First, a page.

What Bathroom Should I Use?

By: Nicole Gervase

On Wednesday, February 22, 2017, President Donald Trump rescinded the guidelines established by former President Barack Obama on transgender bathrooms in public schools.[1] The guidelines established by former President Obama encouraged public schools to let its transgender students use the bathroom that the students identified themselves with.[2] If the public schools did not cooperate with the guidelines, former President Obama threatened to withhold federal funding to the school.[3] When President Trump rescinded the guidelines, it should be noted that they were on hold by a federal judge because states and public schools should be allowed to make their own decisions without federal government interference.[4]

The Trump administration claims that the reason behind rescinding the guidelines was because they “lacked extensive legal analysis and didn’t comport with the express language of Title IX, among other purported laws.”[5] Although these guidelines only apply to public schools, the Equal Employment Opportunity Commission (hereinafter “EEOC”) has assured the work force that it will not back down in its efforts to advance transgender equality in the work place.[6] Specifically, the EEOC has fought to establish that Title VII of the Civil Rights Act of 1964 against sex discrimination in the workplace extends to transgender status and sexual orientation.[7] Although the Department of Education is limited to Title IX, the EEOC is not and claims it extends to protect those in the work place as well.[8]

Although the EEOC does agree that Title VII does not specifically include the Lesbian, Gay, Bisexual, and Transgender Community (hereinafter “LGBT Community”), it argues that Title VII is extended to the LGBT Community through case law.[9] In Macy’s v. Dep’t of Justice[10], the court held that intentional discrimination against a transgender is discrimination based on sex and therefore, violates Title VII.[11] The Court reasoned that transgender discrimination is sex discrimination because of the non-conformance with gender norms and stereotypes under Price Waterhouse v. Hopkins[12] reading of the statute.[13]

The EEOC went even further to produce a “fact sheet” for transgender employees so that they know their rights in the work place.[14] The “fact sheet” first defines “transgender” as “people whose gender identity and/or expression is different from the sex assigned to them at birth . . . .”[15] The “fact sheet” then describes employees’ rights under Title VII and that Title VII applies to federal, state, and local government agencies as employers as well as private employers with fifteen or more employees.[16] Further, transgender employees should be able to feel comfortable in the workplace and their comfort levels should not interfere with their right to work in an anti-discrimination workplace.[17]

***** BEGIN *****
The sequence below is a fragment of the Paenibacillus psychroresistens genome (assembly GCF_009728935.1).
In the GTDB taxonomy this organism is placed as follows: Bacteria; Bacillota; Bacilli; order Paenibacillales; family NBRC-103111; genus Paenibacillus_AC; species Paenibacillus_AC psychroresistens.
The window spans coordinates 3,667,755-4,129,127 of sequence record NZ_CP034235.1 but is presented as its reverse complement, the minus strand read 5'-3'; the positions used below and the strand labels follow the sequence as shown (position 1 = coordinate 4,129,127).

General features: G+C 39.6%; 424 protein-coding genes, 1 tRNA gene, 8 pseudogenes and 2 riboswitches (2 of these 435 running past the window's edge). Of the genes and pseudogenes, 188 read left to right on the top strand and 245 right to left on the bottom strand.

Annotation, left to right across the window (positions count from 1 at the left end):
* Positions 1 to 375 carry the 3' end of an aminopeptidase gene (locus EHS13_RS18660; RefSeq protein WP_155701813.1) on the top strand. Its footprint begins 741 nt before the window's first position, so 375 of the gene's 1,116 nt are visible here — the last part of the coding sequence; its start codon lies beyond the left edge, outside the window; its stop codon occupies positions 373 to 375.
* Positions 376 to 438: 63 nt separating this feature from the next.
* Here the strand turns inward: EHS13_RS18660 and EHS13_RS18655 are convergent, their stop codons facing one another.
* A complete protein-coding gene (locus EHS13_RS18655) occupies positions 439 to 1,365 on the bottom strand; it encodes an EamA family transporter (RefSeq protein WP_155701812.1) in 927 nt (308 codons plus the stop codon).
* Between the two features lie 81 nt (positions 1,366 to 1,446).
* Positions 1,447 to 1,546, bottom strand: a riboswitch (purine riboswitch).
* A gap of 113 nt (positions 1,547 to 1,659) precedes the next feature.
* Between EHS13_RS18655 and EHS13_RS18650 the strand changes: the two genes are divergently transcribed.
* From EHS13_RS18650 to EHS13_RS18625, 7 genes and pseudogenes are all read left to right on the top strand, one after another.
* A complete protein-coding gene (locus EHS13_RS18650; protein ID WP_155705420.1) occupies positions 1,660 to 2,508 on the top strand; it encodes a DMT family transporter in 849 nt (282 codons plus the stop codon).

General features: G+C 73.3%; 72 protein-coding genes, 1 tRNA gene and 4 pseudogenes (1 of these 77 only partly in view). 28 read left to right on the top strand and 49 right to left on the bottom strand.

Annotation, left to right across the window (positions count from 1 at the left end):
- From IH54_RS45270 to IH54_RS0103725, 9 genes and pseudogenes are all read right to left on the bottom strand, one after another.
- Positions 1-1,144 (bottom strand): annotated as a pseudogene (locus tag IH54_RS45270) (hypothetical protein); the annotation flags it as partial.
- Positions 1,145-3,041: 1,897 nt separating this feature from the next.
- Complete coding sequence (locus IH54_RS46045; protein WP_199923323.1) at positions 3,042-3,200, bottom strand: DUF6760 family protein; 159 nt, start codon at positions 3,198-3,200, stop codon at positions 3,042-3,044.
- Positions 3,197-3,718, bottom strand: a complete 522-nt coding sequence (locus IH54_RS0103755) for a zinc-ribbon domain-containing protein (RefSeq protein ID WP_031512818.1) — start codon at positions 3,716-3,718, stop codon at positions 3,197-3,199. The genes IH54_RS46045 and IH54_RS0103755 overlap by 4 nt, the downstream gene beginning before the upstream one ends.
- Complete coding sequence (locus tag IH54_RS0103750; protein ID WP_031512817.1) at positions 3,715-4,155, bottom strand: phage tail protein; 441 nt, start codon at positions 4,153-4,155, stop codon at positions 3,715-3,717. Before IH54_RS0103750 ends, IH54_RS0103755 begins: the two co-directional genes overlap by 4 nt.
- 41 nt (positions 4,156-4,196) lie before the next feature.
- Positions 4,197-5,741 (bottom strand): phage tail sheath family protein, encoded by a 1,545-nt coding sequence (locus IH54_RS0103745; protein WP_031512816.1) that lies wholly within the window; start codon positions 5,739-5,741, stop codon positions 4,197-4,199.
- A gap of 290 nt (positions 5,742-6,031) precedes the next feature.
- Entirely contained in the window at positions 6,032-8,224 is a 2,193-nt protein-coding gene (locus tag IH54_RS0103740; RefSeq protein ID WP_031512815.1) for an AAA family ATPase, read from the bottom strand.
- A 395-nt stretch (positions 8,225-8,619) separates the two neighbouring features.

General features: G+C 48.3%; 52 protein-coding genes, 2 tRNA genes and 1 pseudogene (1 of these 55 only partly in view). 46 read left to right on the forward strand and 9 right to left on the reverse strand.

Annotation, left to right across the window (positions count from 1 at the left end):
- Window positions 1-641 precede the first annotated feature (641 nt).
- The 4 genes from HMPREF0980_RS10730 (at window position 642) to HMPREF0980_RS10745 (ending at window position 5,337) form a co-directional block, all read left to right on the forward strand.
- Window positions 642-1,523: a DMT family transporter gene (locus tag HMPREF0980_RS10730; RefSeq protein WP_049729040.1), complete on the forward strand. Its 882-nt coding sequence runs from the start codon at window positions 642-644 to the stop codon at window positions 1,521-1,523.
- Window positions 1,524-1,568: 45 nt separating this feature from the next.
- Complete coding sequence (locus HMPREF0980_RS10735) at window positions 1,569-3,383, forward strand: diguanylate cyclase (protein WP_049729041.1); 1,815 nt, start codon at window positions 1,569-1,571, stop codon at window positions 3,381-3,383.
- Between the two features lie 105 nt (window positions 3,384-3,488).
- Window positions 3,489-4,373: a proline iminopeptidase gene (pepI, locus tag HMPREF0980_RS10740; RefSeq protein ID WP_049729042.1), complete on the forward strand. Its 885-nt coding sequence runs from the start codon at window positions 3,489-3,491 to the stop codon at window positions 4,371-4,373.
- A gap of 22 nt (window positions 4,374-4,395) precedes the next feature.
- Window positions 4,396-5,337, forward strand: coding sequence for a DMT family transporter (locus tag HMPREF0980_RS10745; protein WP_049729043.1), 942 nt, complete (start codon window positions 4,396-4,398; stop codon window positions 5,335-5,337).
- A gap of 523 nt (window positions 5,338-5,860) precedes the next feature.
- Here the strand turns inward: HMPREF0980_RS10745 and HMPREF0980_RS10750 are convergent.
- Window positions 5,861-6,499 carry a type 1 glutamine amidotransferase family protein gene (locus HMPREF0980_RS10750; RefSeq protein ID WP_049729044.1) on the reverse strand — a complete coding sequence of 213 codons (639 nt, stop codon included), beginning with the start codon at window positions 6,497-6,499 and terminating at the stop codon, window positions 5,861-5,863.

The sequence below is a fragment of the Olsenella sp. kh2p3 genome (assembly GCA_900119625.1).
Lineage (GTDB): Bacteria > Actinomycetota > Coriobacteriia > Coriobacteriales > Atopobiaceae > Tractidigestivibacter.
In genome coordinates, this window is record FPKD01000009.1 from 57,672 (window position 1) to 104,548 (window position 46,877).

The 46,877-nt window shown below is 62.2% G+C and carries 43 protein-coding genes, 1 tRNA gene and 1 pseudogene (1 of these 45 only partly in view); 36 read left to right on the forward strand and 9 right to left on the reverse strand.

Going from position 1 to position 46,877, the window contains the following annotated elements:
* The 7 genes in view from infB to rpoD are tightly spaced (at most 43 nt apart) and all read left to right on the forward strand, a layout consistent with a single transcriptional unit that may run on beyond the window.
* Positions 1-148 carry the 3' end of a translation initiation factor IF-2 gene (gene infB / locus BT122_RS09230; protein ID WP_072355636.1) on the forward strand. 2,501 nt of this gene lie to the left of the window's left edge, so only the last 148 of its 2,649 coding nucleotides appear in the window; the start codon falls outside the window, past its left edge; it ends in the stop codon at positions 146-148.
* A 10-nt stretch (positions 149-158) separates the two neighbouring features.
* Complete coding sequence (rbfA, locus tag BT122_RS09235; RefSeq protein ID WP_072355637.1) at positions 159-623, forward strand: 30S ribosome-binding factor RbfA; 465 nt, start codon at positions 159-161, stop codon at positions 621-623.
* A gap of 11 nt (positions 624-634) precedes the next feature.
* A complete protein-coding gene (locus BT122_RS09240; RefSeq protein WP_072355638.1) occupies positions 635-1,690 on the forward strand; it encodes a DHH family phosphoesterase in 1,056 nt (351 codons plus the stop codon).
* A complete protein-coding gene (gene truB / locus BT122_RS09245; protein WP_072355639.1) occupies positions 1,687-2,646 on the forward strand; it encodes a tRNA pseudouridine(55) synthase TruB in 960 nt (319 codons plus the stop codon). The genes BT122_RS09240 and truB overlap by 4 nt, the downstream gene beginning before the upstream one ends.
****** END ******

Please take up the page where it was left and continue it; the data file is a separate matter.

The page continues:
As this ongoing problem keeps circulating, the EEOC advises employers to keep the transgender bathroom arrangements as they are so that the employer does not face private lawsuits or accidentally violate the EEOC.[18] To possibly provide some answers to this debacle, both in education and in employment, the Supreme Court of the United States will hear oral arguments on March 28, 2017 from the Gavin Grimm case.[19] Grimm, a transgender student, sued Gloucester County, Virginia’s school board for not allowing him to use the boys’ restrooms, locker rooms, and other facilities.[20]

*Editor’s Note: Since this article was written, the Supreme Court has decided not to hear the Gavin Grimm case.

[1] Daniel Trotta, Trump Revokes Obama Gudidelines on Transgender Bathrooms, Reuters (Feb. 28, 2017, 10:24 AM), http://www.reuters.com/article/us-usa-trump-lgbt-idUSKBN161243.

[2] Id.

[3] Id.

[4] Id.

[5] Vin Gurrieri, Trump’s Trans Bathroom Access U-Turn May Not Slow EEOC, Law 360 (Feb. 23, 2017, 10:42 PM), https://www.law360.com/employment/articles/895066/trump-s-trans-bathroom-access-u-turn-may-not-slow-eeoc.

[6] Id.

[7] Id.

[8] Id.

[9] What You Should Know About EEOC and the Enforcement Protections for LGBT Workers, U.S. Equal Emp. Opportunity Commission, https://www.eeoc.gov/eeoc/newsroom/wysk/enforcement_protections_lgbt_workers.cfm (last visited Feb. 28, 2017).

[10] Mia Macy, EEOC DOC 0120120821, 2012 WL 1435995 (Apr. 20, 2012)

 

[11] Id.

[12] Price Waterhouse v. Hopkins, 109 S. Ct. 1775 (1989).

[13] Macy’s, 2012 WL 1435995 at *6.

[14] Fact Sheet: Bathroom Access Rights for Transgender Employees Under Title VII of the Civil Rights Act of 1964, U.S. Equal Emp. Opportunity Commission, https://www.eeoc.gov/eeoc/publications/fs-bathroom-access-transgender.cfm (last visited Feb. 28, 2017).

[15] Id.

[16] Id.

[17] Id.

[18] Gurrieri, supra note 5.

[19] Id.

[20] Id.

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